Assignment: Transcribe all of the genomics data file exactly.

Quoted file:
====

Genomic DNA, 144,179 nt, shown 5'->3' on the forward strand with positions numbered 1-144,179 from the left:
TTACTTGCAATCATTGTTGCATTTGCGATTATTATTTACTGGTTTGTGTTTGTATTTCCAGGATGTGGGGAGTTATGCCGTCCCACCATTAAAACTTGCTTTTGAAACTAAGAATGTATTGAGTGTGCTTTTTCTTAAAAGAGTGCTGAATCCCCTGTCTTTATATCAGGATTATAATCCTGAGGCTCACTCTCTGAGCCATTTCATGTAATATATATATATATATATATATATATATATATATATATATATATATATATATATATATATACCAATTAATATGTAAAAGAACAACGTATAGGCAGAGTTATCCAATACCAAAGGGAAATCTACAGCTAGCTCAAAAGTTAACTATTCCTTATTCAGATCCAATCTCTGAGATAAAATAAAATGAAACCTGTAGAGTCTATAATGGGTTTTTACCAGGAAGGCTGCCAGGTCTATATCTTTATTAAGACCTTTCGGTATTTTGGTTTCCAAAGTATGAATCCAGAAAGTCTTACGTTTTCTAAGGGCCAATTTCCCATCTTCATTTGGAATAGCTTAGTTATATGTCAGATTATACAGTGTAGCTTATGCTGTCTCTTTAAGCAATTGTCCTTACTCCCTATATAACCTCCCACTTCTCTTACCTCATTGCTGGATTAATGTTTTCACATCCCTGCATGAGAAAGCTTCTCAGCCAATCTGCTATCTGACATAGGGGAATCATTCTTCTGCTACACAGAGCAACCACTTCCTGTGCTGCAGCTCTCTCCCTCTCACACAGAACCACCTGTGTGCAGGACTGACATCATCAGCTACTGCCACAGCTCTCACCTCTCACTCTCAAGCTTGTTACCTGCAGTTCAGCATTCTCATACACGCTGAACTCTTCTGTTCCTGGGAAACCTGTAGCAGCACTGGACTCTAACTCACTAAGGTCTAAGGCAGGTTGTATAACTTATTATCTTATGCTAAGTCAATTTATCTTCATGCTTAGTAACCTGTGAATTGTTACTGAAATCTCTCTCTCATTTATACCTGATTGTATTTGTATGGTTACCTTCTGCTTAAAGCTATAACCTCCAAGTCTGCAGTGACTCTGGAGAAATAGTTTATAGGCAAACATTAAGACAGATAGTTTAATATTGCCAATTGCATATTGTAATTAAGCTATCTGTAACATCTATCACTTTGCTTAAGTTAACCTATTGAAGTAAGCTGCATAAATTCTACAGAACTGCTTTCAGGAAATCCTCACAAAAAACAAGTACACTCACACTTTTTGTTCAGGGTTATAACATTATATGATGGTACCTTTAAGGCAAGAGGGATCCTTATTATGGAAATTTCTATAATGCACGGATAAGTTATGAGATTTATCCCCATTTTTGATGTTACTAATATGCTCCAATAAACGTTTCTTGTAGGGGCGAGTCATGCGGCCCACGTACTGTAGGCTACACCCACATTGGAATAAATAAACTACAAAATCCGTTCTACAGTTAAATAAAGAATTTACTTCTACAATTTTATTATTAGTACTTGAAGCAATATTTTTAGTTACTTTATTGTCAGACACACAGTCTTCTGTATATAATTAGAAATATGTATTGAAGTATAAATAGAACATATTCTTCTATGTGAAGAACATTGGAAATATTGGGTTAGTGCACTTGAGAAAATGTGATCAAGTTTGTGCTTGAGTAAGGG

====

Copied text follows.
Genomic DNA, 144,179 nt, shown 5'->3' on the forward strand with positions numbered 1-144,179 from the left:
TTACTTGCAATCATTGTTGCATTTGCGATTATTATTTACTGGTTTGTGTTTGTATTTCCAGGATGTGGGGAGTTATGCCGTCCCACCATTAAAACTTGCTTTTGAAACTAAGAATGTATTGAGTGTGCTTTTTCTTAAAAGAGTGCTGAATCCCCTGTCTTTATATCAGGATTATAATCCTGAGGCTCACTCTCTGAGCCATTTCATGTAATATATATATATATATATATATATATATATATATATATATATATATATATATATATATATACCAATTAATATGTAAAAGAACAACGTATAGGCAGAGTTATCCAATACCAAAGGGAAATCTACAGCTAGCTCAAAAGTTAACTATTCCTTATTCAGATCCAATCTCTGAGATAAAATAAAATGAAACCTGTAGAGTCTATAATGGGTTTTTACCAGGAAGGCTGCCAGGTCTATATCTTTATTAAGACCTTTCGGTATTTTGGTTTCCAAAGTATGAATCCAGAAAGTCTTACGTTTTCTAAGGGCCAATTTCCCATCTTCATTTGGAATAGCTTAGTTATATGTCAGATTATACAGTGTAGCTTATGCTGTCTCTTTAAGCAATTGTCCTTACTCCCTATATAACCTCCCACTTCTCTTACCTCATTGCTGGATTAATGTTTTCACATCCCTGCATGAGAAAGCTTCTCAGCCAATCTGCTATCTGACATAGGGGAATCATTCTTCTGCTACACAGAGCAACCACTTCCTGTGCTGCAGCTCTCTCCCTCTCACACAGAACCACCTGTGTGCAGGACTGACATCATCAGCTACTGCCACAGCTCTCACCTCTCACTCTCAAGCTTGTTACCTGCAGTTCAGCATTCTCATACACGCTGAACTCTTCTGTTCCTGGGAAACCTGTAGCAGCACTGGACTCTAACTCACTAAGGTCTAAGGCAGGTTGTATAACTTATTATCTTATGCTAAGTCAATTTATCTTCATGCTTAGTAACCTGTGAATTGTTACTGAAATCTCTCTCTCATTTATACCTGATTGTATTTGTATGGTTACCTTCTGCTTAAAGCTATAACCTCCAAGTCTGCAGTGACTCTGGAGAAATAGTTTATAGGCAAACATTAAGACAGATAGTTTAATATTGCCAATTGCATATTGTAATTAAGCTATCTGTAACATCTATCACTTTGCTTAAGTTAACCTATTGAAGTAAGCTGCATAAATTCTACAGAACTGCTTTCAGGAAATCCTCACAAAAAACAAGTACACTCACACTTTTTGTTCAGGGTTATAACATTATATGATGGTACCTTTAAGGCAAGAGGGATCCTTATTATGGAAATTTCTATAATGCACGGATAAGTTATGAGATTTATCCCCATTTTTGATGTTACTAATATGCTCCAATAAACGTTTCTTGTAGGGGCGAGTCATGCGGCCCACGTACTGTAGGCTACACCCACATTGGAATAAATAAACTACAAAATCCGTTCTACAGTTAAATAAAGAATTTACTTCTACAATTTTATTATTAGTACTTGAAGCAATATTTTTAGTTACTTTATTGTCAGACACACAGTCTTCTGTATATAATTAGAAATATGTATTGAAGTATAAATAGAACATATTCTTCTATGTGAAGAACATTGGAAATATTGGGTTAGTGCACTTGAGAAAATGTGATCAAGTTTGTGCTTGAGTAAGGG